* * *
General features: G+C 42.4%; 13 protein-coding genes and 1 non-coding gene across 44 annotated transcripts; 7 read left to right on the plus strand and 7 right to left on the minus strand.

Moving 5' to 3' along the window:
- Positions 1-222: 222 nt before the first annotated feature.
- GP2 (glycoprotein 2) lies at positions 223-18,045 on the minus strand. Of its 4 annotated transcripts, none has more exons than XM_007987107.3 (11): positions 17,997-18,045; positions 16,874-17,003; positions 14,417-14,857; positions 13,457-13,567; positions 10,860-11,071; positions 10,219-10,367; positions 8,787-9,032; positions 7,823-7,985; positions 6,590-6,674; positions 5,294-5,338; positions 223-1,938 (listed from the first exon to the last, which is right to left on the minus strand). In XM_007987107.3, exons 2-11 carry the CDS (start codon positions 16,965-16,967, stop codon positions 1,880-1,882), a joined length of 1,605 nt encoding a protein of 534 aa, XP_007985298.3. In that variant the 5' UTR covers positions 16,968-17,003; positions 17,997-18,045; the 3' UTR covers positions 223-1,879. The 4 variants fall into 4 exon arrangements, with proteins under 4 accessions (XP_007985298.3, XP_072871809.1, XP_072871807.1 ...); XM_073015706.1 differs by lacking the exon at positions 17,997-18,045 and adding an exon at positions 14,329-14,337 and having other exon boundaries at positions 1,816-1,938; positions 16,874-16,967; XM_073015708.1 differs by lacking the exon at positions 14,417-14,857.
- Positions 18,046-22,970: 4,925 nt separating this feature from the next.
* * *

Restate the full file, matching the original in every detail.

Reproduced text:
General features: G+C 42.4%; 13 protein-coding genes and 1 non-coding gene across 44 annotated transcripts; 7 read left to right on the plus strand and 7 right to left on the minus strand.

Moving 5' to 3' along the window:
- Positions 1-222: 222 nt before the first annotated feature.
- GP2 (glycoprotein 2) lies at positions 223-18,045 on the minus strand. Of its 4 annotated transcripts, none has more exons than XM_007987107.3 (11): positions 17,997-18,045; positions 16,874-17,003; positions 14,417-14,857; positions 13,457-13,567; positions 10,860-11,071; positions 10,219-10,367; positions 8,787-9,032; positions 7,823-7,985; positions 6,590-6,674; positions 5,294-5,338; positions 223-1,938 (listed from the first exon to the last, which is right to left on the minus strand). In XM_007987107.3, exons 2-11 carry the CDS (start codon positions 16,965-16,967, stop codon positions 1,880-1,882), a joined length of 1,605 nt encoding a protein of 534 aa, XP_007985298.3. In that variant the 5' UTR covers positions 16,968-17,003; positions 17,997-18,045; the 3' UTR covers positions 223-1,879. The 4 variants fall into 4 exon arrangements, with proteins under 4 accessions (XP_007985298.3, XP_072871809.1, XP_072871807.1 ...); XM_073015706.1 differs by lacking the exon at positions 17,997-18,045 and adding an exon at positions 14,329-14,337 and having other exon boundaries at positions 1,816-1,938; positions 16,874-16,967; XM_073015708.1 differs by lacking the exon at positions 14,417-14,857.
- Positions 18,046-22,970: 4,925 nt separating this feature from the next.